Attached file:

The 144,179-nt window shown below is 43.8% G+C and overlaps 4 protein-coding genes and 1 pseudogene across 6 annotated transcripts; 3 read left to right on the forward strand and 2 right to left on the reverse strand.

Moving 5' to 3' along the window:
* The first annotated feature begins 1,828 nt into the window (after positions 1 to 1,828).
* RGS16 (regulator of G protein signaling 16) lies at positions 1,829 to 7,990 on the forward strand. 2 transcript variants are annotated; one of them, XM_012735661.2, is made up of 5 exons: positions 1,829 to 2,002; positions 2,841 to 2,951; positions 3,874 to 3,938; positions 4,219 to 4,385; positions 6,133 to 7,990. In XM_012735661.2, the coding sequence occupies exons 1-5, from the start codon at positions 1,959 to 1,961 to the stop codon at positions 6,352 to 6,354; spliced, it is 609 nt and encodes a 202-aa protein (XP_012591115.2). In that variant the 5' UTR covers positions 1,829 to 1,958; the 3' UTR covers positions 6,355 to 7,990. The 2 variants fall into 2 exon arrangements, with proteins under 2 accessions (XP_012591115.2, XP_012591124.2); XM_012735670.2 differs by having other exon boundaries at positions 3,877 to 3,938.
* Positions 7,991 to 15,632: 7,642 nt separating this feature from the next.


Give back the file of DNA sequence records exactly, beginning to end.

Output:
The 144,179-nt window shown below is 43.8% G+C and overlaps 4 protein-coding genes and 1 pseudogene across 6 annotated transcripts; 3 read left to right on the forward strand and 2 right to left on the reverse strand.

Moving 5' to 3' along the window:
* The first annotated feature begins 1,828 nt into the window (after positions 1 to 1,828).
* RGS16 (regulator of G protein signaling 16) lies at positions 1,829 to 7,990 on the forward strand. 2 transcript variants are annotated; one of them, XM_012735661.2, is made up of 5 exons: positions 1,829 to 2,002; positions 2,841 to 2,951; positions 3,874 to 3,938; positions 4,219 to 4,385; positions 6,133 to 7,990. In XM_012735661.2, the coding sequence occupies exons 1-5, from the start codon at positions 1,959 to 1,961 to the stop codon at positions 6,352 to 6,354; spliced, it is 609 nt and encodes a 202-aa protein (XP_012591115.2). In that variant the 5' UTR covers positions 1,829 to 1,958; the 3' UTR covers positions 6,355 to 7,990. The 2 variants fall into 2 exon arrangements, with proteins under 2 accessions (XP_012591115.2, XP_012591124.2); XM_012735670.2 differs by having other exon boundaries at positions 3,877 to 3,938.
* Positions 7,991 to 15,632: 7,642 nt separating this feature from the next.